Sunday, February 27, 2005


Shimokitazawa, my beloved stomping ground, is home to a yakitori restaurant that serves rather stiff lemon sours. Last night we each ordered one with our dinner, but Girlfriend took one drink of hers and decided she didn't like it, so she gave it to me. Two stiff lemon sours later, I became capable of taking god-awful photos of myself like the one seen in Figure A.

After dinner, Girlfriend and I made a routine stop at Golden, a video arcade and UFO catcher haven that usually has good prizes (like Ogura Yuuko idol DVDs and toasters in the shape of Mickey Mouse's head), but on this occasion they didn't have much. Instead, we spent our hard-earned 100 yen coins on the print club machine. Figure B: Girlfriend smiles next to some marginally cute bears.

And, lest we forget, next door to the stiff lemon sour yakitoriyasan is a new hair salon with the cryptic moniker Axe Pure: Hair Chips (Figure C). I don't know what "hair chips" are, but I'm pretty sure I don't want to eat them.

Friday, February 25, 2005

Hugs & Kisses All the Way to Wisconsin

When people ask where I'm from, I now think twice about what to say. Not because I ashamed of my hometown. Not because I'm embarrassed by people's reaction. Only because I am sick of saying, "Yes, as in B'Gosh."

Oshkosh, WI is a city in the "Fox River Valley" (although the entire state of Wisconsin is arguably one big river valley) with a population of about 63,000 people. Its claims to fame are but two: 1) The Experimental Aircraft Association's annual convention, which most people have never heard of; and 2) OshKosh B'Gosh Inc., maker of family apparel. This provokes people to refer to me as Jesse from OshKosh B'Gosh, which is one of the worst nicknames in the world.

It could be worse. I could be from Detroit, prompting reactions like, "So, have you ever met Robocop?" Or I could be from Tallahassee, prompting reactions like, "So, are you of lower-than-average intelligence?" But the B'Gosh thing wears thin, and I need a change. That's why I entreat OshKosh B'Gosh to change its name. My nominees for the new name include:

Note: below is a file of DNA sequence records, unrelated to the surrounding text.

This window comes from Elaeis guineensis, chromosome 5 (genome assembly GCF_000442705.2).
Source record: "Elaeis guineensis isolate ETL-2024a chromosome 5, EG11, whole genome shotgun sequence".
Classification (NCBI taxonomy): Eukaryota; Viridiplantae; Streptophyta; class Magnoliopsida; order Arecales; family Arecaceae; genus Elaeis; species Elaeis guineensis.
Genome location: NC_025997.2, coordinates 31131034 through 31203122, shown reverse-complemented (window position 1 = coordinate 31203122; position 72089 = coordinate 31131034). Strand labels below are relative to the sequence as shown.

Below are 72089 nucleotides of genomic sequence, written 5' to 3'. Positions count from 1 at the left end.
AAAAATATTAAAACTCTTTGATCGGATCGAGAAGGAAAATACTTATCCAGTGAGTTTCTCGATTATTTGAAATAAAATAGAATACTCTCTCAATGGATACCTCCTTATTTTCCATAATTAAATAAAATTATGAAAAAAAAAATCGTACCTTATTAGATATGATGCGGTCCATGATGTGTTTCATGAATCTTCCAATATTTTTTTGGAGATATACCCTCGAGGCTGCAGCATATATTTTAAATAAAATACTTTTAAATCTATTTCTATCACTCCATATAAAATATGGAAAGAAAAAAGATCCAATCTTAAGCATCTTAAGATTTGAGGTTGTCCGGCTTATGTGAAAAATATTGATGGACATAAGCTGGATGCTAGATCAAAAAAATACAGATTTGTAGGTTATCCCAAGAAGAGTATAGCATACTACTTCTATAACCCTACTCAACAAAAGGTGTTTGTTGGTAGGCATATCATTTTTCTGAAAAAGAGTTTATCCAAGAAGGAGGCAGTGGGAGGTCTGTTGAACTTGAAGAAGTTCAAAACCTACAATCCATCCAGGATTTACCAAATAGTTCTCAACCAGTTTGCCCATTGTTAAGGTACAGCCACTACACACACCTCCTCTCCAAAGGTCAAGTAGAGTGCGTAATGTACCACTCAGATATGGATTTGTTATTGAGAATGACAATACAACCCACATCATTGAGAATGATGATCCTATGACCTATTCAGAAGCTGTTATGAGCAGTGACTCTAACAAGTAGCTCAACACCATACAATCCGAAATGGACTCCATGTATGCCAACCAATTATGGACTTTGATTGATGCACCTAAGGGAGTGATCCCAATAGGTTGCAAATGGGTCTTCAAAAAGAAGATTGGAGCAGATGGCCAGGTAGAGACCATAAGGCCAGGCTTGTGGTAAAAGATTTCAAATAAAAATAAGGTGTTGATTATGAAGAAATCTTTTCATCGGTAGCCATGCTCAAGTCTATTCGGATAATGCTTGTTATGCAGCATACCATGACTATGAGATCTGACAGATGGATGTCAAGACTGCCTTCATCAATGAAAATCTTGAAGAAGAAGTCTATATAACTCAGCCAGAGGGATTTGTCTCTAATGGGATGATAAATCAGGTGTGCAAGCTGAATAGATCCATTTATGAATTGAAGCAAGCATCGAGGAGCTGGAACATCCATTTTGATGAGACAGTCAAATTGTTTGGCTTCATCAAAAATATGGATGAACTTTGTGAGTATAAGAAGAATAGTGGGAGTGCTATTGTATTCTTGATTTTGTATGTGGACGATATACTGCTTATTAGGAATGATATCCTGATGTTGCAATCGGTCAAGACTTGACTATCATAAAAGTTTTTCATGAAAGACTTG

• OshKosh For the Love of Christ
  • OshKosh Goddammit
  • OshKosh Dontcha Know?
  • OshKosh You Jerk

Thursday, February 24, 2005

Bush unveils new 2005 wars

WASHINGTON - Just in time for spring, President Bush announced plans for new wars in a press conference today. Dozens of journalists jostled for a better look at the new spring line, which is poised to take the world by storm.

"Following our victory in the War on Terror, which should be pretty well wrapped up by mid-March, the US and our allies will launch new campaigns to rid the world of other impleasant [sic] abstractitudes [sic]," announced the Commander in Chief.

Bush went on to name specific targets in the upcoming American crusades, citing a "War on Horror," in which the US military will take steps to counteract the negative effects of movies like Final Destination and Leprechaun, as well as new wars on jealousy, disappointment and "nuditry" [sic], none of which were explained in today's press conference.

Bush appealed for unity in the months to come. "We need to stand together and tell the world that we will no longer allow our children to be targeted by people like Freddy Kruger. We need to sleep at night, knowing that our loved ones are free from the hardships associated with Child's Play II."

Bush also hinted at future plans for a "War on War," of which no details are known at this time.

Tuesday, February 22, 2005

Doomed Megalopolis

Last week (Thursday at around 5 a.m.) there was a startling earthquake measuring 5.8 on the Shindo scale in Ibaraki Prefecture, north of Tokyo. How do I know it was a 5.8? Well, just have a look at my gatcha-pon figurine corner, which very accurately measures earthquake magnitude by the Shindo standard. As you can see (maybe you can't see, but just shut up and take my word for it okay?), the tremor knocked over Alternate Costume Jam, Slayer, Ingrid, Juni and Akira. That makes five. Now add 0.3 for Venom, who usually falls even if there's no earthquake, and 0.5 for Ibuki, who began to fall but was saved by Lei Fang who didn't budge. Pretty neat, huh? SCIENCE!

Tuesday, February 15, 2005


The thing about being concerned for your health is, you start eating the damnedest things. When I came to Japan, I wasn't crazy about sushi and sashimi. But with a little fear to help me along, it has become a major part of my diet. Kaitenzushi restaurants, in which a conveyor belt circulates plates of sushi continuously among the customers as a handful of chefs keep it stocked, are something I will miss when my time in Japan has ended. The competitive chains are cheap, charging 100-120 yen (around a dollar US) per empty plate you've stacked up in the course of a meal. My personal record is eight plates in one sitting, but I invariably end up sitting next to some scrawny university student who puts away nineteen or so.